There’s been a lot of hype around the embedded SIM (eSIM), specifically around when it finally will be incorporated into cellular handsets, and IHS Markit doesn’t see it coming from Tier 1 suppliers like Apple, Samsung and Huawei until 2019.
Rather, eSIM incorporation is likely to happen first with Tier 2 and 3 handset suppliers as part of small-scale introductions to test the market, according to IHS technology analyst Don Tait. At the time of his report, there were no eSIMs in smartphones with telecom functionality.
Still, Tait said in his blog that the eSIM market is on a trajectory to increase nearly nine-fold, from a relatively small base of 108.9 million shipments in 2016 to 986 million shipments in 2021, according to IHS’ latest research.
Most of the initial growth is in the non-handset environment, with wearables, consumer electronics and Internet of Things (IoT) devices, where eSIM can be more easily incorporated without dealing with legacy issues.
Neither Apple nor Huawei responded to a request for comment on their eSIM plans, and a spokesperson for Samsung told FierceWirelessTech that the company doesn’t comment on rumors or speculation.
The GSMA announced at the Mobile World Congress in March 2015 that it was working with mobile network operators, mobile device manufacturers and SIM vendors to create a common, global specification for remote over-the-air provisioning and management of connectivity to consumer devices. The standardization of eSIMs is taking place in phases within the GSMA, with a third phase expected later this year.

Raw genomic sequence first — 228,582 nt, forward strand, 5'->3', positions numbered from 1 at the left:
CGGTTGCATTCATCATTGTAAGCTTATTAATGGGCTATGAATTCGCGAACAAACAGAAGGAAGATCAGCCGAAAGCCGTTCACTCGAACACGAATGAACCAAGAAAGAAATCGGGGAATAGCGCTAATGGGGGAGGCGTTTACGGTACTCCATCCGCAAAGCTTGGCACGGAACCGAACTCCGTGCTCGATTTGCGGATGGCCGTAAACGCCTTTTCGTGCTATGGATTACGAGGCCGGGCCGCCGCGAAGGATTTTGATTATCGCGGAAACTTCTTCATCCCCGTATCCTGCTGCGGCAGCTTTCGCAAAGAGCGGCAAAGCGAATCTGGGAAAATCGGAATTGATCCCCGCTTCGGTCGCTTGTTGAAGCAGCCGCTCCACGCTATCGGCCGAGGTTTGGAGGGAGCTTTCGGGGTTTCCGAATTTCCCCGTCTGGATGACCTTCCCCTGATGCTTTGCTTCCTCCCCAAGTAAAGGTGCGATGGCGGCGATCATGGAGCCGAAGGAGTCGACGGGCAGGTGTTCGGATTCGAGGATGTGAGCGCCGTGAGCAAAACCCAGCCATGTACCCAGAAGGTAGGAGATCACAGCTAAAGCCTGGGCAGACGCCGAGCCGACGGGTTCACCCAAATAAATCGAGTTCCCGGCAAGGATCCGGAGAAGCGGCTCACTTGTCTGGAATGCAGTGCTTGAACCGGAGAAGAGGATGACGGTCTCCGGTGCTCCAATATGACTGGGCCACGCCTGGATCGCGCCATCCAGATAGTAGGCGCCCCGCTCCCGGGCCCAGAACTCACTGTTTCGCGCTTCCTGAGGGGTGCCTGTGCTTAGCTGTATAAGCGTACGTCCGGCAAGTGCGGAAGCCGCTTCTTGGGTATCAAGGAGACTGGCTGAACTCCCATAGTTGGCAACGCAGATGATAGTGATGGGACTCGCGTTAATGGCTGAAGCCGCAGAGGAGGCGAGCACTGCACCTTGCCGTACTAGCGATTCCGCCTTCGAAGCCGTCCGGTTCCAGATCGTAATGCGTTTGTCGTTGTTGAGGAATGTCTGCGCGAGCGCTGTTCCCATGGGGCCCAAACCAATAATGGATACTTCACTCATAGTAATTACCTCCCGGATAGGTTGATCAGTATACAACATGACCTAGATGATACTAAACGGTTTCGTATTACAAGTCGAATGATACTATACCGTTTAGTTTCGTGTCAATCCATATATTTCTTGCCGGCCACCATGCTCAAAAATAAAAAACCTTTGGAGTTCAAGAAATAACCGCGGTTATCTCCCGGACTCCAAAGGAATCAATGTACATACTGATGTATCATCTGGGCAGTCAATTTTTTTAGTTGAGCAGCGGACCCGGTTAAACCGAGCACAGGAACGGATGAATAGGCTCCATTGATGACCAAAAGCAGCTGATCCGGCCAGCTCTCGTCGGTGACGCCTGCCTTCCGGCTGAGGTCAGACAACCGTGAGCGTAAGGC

Currently, few real eSIM devices exist beyond machine-to-machine implementations, some variants of Apple's iPad Pro and a few smartwatches, noted CCS Insight analyst Raghu Gopal in a blog post earlier this year.
Microsoft announced in 2016 that its platform would provide native support for the eSIM specification, and Gemalto teamed up with Microsoft to bring embedded SIM technology to Windows 10. But smartphone makers appear to be waiting for the completed standard from the GSMA.
Tait said the removable SIM card is not going to die out and be replaced overnight. However, the proportional importance of the removable SIM will decline over time, from 5.4 billion shipments (98.0% of the total) in 2016 to 5.1 billion (83.9% of the total) in 2021.
The benefits of the eSIM for consumers include an improved experience with greater flexibility, an increase in the number of connected devices and lower costs of connected products. For network operators, it can lead to reduction in SIM handling, integration and handling costs, and for the SIM card suppliers, it can result in new market opportunities in IoT, M2M and the connected car, Tait said.